research on Korean dragons on our Earth and their legends
|Research of Dragons; Korean Dragons:|
A cult of the Dragon has existed there since antiquity. The Riong [Li Lung?], is one of the four supernatural or spiritually endowed creatures. He is an embodiment of all the forces of motion, change, and power for offence and defense in animal life, with the mysterious attributes of the serpent. There are many varieties of the genus Dragon. . . . In the spring it ascends to the sites, and in the autumn buries itself in the watery depths. It is this terrific manifestation of movement and power which the Korean artist loves to depict–always in connection with waters, clouds, or the sacred jewel of which it is the guardian.
There is also a terrestrial dragon, which presides over mines and gems; and the intense regard for it is perhaps the chief reason why mines have been so little worked in Chosen, the people superstitiously fearing that disasters may follow disturbance of the metals which they believe are peculiarly the treasure of this jealous earth-spirit.
All mountains are personified in Korea and are usually associated with dragons. In lakes there are dragons and lesser monsters. . . . The serpent is almost synonymous with the dragon. Certain fish in time become fish-dragons; snakes become elevated to the dignity and imbued with the ferocity of dragons when they have spent a thousand years in the captivity of the mountains and a thousand years in the water. All these apparitions may be propitiated with sacrifices and prayers.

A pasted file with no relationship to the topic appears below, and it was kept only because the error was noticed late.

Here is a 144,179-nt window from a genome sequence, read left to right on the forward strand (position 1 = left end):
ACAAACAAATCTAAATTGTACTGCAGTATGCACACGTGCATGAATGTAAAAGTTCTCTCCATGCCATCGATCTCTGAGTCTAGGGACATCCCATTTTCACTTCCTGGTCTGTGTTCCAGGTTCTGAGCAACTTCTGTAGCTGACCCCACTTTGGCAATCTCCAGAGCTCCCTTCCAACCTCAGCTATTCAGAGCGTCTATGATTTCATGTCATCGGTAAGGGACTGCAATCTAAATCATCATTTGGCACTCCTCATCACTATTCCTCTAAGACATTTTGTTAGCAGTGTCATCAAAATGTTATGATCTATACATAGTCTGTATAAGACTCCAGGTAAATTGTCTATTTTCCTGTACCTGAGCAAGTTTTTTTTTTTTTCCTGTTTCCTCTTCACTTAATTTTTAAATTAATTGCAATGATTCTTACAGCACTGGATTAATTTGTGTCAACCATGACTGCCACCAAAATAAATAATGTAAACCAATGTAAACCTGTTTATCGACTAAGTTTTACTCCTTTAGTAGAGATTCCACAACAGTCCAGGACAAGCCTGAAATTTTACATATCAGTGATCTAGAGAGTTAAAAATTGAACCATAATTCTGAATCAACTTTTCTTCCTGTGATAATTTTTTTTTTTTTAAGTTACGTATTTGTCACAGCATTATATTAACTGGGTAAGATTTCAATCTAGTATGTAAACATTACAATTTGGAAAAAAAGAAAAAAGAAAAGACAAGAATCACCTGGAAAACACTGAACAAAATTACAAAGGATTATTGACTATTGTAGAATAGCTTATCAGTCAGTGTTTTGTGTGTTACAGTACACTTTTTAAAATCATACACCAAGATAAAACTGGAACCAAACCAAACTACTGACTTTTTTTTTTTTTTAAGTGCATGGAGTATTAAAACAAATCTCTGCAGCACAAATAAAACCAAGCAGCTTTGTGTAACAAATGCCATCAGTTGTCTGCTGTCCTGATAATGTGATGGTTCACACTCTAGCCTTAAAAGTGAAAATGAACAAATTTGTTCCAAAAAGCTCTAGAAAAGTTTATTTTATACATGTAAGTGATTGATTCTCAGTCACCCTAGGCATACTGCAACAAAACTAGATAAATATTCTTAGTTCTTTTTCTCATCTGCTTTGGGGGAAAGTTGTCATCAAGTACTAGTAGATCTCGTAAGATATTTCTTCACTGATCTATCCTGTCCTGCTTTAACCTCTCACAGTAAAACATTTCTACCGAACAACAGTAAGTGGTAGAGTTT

A description of the temples of Yu-chom-sa in the Diamond Mountains. The altar of this temple is adorned by a singular piece of wood-carving. Upon the roots of an upturned tree sit or stand fifty-three diminutive figures of Buddha. The monks tell an old-world legend of this strange structure. Many centuries ago fifty-three priests, who had journeyed from far India to Korea to introduce the precepts of Buddha into this ancient land, sat down by a well beneath a spreading tree. Three dragons presently emerged from the depths of the well and attacked the fifty-three, calling to their aid the wind dragon, who thereupon uprooted the tree. As the fight proceeded the priests managed to place an image of Buddha on each root of the tree, converting the whole into an altar, under whose influence the dragons were forced back into their cavernous depths, when huge rocks were piled into the well to shut them up. The monks then founded the monastery, building the main temple above the remains of the vanquished dragons.